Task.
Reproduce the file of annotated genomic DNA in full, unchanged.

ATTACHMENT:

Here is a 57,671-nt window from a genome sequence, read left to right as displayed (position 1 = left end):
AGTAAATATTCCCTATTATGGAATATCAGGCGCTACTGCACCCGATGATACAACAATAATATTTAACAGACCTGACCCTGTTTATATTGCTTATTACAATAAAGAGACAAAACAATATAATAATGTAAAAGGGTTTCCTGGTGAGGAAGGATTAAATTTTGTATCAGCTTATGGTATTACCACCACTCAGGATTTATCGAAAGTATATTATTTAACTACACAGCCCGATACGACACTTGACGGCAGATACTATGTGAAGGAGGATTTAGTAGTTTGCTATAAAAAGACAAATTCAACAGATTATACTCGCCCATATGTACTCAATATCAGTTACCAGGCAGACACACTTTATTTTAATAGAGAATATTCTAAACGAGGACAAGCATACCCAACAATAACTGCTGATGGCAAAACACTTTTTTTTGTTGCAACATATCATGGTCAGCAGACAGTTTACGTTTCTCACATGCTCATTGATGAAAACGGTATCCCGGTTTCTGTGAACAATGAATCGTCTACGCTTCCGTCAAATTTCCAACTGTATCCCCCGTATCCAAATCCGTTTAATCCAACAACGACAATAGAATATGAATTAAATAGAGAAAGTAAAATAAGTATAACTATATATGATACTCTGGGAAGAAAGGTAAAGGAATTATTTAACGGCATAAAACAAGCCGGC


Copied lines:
Here is a 57,671-nt window from a genome sequence, read left to right as displayed (position 1 = left end):
AGTAAATATTCCCTATTATGGAATATCAGGCGCTACTGCACCCGATGATACAACAATAATATTTAACAGACCTGACCCTGTTTATATTGCTTATTACAATAAAGAGACAAAACAATATAATAATGTAAAAGGGTTTCCTGGTGAGGAAGGATTAAATTTTGTATCAGCTTATGGTATTACCACCACTCAGGATTTATCGAAAGTATATTATTTAACTACACAGCCCGATACGACACTTGACGGCAGATACTATGTGAAGGAGGATTTAGTAGTTTGCTATAAAAAGACAAATTCAACAGATTATACTCGCCCATATGTACTCAATATCAGTTACCAGGCAGACACACTTTATTTTAATAGAGAATATTCTAAACGAGGACAAGCATACCCAACAATAACTGCTGATGGCAAAACACTTTTTTTTGTTGCAACATATCATGGTCAGCAGACAGTTTACGTTTCTCACATGCTCATTGATGAAAACGGTATCCCGGTTTCTGTGAACAATGAATCGTCTACGCTTCCGTCAAATTTCCAACTGTATCCCCCGTATCCAAATCCGTTTAATCCAACAACGACAATAGAATATGAATTAAATAGAGAAAGTAAAATAAGTATAACTATATATGATACTCTGGGAAGAAAGGTAAAGGAATTATTTAACGGCATAAAACAAGCCGGC